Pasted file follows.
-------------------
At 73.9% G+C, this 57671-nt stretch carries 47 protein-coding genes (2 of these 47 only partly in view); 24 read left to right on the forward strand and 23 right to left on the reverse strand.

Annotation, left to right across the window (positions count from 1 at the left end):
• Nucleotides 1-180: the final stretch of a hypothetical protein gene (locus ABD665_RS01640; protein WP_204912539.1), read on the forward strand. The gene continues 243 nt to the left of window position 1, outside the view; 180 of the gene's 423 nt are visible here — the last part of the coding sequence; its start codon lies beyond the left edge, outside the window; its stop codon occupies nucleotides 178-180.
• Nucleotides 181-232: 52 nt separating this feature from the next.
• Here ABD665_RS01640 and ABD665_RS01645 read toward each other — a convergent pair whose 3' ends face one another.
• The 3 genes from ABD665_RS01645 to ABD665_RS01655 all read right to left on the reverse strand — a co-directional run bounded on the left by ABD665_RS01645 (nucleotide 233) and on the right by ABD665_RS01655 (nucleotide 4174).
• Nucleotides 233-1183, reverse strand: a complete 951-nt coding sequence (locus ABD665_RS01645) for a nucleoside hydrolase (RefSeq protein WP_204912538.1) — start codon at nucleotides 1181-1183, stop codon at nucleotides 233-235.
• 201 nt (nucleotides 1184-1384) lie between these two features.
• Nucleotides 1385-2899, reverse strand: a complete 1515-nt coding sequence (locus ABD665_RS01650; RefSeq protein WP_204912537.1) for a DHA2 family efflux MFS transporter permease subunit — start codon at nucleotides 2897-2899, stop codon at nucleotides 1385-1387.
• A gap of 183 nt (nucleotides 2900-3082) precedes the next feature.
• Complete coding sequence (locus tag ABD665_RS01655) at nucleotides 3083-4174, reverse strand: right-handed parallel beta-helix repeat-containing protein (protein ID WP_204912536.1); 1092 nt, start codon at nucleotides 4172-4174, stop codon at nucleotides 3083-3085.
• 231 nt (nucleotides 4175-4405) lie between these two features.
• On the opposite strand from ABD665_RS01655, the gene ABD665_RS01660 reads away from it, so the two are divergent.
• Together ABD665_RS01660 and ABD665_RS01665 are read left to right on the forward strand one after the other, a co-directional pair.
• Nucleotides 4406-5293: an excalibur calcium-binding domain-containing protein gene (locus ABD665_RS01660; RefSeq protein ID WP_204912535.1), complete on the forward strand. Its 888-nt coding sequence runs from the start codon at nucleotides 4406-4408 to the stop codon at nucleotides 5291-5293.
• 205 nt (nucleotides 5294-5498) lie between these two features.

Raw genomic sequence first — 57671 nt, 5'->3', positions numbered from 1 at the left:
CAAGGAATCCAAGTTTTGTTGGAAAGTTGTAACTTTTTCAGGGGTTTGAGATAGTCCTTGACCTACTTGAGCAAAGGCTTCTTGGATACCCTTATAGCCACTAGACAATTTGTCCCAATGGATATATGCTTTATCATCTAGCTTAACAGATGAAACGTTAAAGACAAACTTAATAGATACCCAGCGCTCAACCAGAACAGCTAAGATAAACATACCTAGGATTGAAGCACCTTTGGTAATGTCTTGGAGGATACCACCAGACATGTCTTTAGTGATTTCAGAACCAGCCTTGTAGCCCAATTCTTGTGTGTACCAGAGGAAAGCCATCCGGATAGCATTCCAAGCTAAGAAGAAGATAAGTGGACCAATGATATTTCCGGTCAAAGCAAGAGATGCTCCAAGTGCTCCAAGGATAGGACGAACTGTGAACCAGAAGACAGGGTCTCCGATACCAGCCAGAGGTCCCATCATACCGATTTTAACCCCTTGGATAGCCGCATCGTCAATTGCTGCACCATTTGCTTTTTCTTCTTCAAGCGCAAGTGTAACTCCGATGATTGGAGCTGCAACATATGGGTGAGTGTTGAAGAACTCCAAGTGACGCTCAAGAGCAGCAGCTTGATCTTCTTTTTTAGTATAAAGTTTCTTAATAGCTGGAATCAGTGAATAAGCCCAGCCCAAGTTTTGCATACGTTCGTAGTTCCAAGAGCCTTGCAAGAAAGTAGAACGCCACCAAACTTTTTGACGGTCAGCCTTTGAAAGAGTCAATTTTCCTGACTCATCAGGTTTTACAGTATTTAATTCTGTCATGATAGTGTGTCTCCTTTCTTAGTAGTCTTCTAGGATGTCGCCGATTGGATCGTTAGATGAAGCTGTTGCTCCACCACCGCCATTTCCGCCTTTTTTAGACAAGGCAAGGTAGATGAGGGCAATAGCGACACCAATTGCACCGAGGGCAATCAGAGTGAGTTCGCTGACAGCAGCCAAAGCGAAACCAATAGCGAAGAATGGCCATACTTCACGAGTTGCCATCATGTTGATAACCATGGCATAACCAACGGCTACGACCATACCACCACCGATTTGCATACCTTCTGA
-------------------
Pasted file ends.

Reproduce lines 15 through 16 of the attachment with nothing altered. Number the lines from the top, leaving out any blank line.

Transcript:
• Nucleotides 4406-5293: an excalibur calcium-binding domain-containing protein gene (locus ABD665_RS01660; RefSeq protein ID WP_204912535.1), complete on the forward strand. Its 888-nt coding sequence runs from the start codon at nucleotides 4406-4408 to the stop codon at nucleotides 5291-5293.
• 205 nt (nucleotides 5294-5498) lie between these two features.